Let’s look at the situation: there are four fifth-level characters (barbarian, cleric, rogue, ranger) against a group of six human warriors and their pet dire wolf; and the players had just witnessed one of the warriors dealing 10 damage with a thrown javelin. These are not good odds. But the party still attacked.
The first round saw the barbarian and cleric in melee, while the rogue and ranger stood back a bit, lobbing in missile weapons. The warriors pushed out of the chamber, and hit the barbarian and cleric with most of their attacks, dealing a significant amount of damage. Then the warriors pushed past the barbarian and cleric, moving behind them to cut off their easy retreat. (A twenty-foot-wide hallway makes it very difficult to properly control combat against superior numbers). No thought of retreat entered the mind of the rogue and ranger; they continued to attack. The cleric thought of retreat, but he couldn’t see a way to do it.
Two of the wild men were slain, but their numbers were still overwhelming. Both the barbarian and cleric went down in the same round, and the wild men moved up to the ranger.
At this point, the ranger did something smart: He dropped his weapon and surrendered.
The rogue readied an attack, watching to see what the wild men did. They approached him, so he attacked. They killed him.
And that, ladies and gentlemen, is what happens when you don’t pay attention!
Watching the rogue commit suicide (in the true Discworld sense) was awe-inspiring, though not in a good way. The ranger almost followed him: both displayed a complete lack of understanding of the actual situation. They didn’t grasp that there might be enemies tougher than them. They didn’t pay attention to how little damage the wild men were suffering, nor to how much the wild men were inflicting in turn. I was very pleased to see the ranger finally admit that he’d provoked a situation he couldn’t control; him surrendering was the one good thing that came out of the session. The rogue’s actions? Sigh.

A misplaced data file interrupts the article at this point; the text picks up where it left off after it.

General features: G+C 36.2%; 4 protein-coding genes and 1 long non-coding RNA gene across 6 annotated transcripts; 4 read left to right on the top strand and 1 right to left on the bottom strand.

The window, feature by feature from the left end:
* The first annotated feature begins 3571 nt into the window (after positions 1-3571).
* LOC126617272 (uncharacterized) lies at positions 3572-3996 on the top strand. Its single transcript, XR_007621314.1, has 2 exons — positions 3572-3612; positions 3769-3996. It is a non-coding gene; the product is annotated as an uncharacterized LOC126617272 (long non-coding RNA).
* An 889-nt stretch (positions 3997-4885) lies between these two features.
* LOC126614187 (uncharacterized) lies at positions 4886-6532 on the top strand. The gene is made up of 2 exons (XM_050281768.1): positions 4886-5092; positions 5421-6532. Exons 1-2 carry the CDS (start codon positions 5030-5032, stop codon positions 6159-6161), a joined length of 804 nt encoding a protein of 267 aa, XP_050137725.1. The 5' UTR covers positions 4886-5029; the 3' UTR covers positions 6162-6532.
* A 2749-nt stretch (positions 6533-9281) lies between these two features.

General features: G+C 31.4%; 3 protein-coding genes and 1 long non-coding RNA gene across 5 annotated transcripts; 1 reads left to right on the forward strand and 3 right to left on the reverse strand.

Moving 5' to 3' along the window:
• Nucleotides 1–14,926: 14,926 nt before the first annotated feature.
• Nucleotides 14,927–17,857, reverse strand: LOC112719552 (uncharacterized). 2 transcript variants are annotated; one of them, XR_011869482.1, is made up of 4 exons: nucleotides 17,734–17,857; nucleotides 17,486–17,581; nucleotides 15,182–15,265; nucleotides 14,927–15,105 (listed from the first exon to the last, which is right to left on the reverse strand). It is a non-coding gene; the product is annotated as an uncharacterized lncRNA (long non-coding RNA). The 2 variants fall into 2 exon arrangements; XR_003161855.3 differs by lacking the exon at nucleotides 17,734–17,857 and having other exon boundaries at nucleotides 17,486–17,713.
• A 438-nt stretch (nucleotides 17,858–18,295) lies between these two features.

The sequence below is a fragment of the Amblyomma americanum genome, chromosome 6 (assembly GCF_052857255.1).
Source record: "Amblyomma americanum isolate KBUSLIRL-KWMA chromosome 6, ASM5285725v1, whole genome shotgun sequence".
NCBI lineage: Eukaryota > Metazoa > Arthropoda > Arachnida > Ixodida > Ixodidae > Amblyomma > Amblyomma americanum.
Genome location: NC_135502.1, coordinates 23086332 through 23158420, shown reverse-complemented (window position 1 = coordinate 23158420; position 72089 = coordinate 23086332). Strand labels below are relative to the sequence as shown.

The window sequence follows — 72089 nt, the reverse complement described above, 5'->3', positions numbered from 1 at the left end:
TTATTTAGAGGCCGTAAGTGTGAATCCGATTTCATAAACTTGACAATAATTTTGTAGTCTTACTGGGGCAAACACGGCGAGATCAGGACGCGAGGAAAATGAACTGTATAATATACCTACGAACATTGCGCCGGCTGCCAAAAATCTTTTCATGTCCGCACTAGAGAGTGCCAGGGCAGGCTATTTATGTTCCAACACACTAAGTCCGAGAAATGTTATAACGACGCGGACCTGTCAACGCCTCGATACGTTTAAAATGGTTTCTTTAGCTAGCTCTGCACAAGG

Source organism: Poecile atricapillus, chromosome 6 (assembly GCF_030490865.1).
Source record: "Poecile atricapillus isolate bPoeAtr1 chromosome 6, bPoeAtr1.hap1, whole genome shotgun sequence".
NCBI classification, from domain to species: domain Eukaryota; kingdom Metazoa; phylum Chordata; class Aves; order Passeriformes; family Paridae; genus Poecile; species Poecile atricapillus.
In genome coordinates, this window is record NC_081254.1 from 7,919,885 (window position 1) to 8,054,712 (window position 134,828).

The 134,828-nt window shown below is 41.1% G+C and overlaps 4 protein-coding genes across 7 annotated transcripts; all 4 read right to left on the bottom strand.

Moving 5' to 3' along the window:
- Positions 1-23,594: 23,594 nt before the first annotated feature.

One interesting point: after the session, the cleric’s player said to me that he wanted to flee, but that he couldn’t see a way to do so. My advice: He should ask me (the DM) if there’s a way to do something. Typically, in such situations, it’s likely the characters would notice something their players don’t know about. The players are limited by what the DM has described to them, but it may be that there are other things the DM knows about that might be relevant. The only way to discover this? Asking. Yes, the DM might say there’s no way to flee… but perhaps it will focus the DM’s mind on finding a way to help you.
Dungeons & Dragons rarely gives you perfect information about the situation. If you want to play it well, pay attention to what the Dungeon Master tells you, and to what occurs in the game. And be prepared to change plans if something goes wrong.
As for this group? I ended the session there because I needed time to work out a way they could continue the adventure. I think what the wild men will do is take all of the party’s gold (as a weregild for the slain wild men), and throw them out of the temple. The rogue might be resurrected by the intervention of the Dark Powers; I haven’t quite settled on it yet. Whatever happens, I hope they’ll be more cautious in future!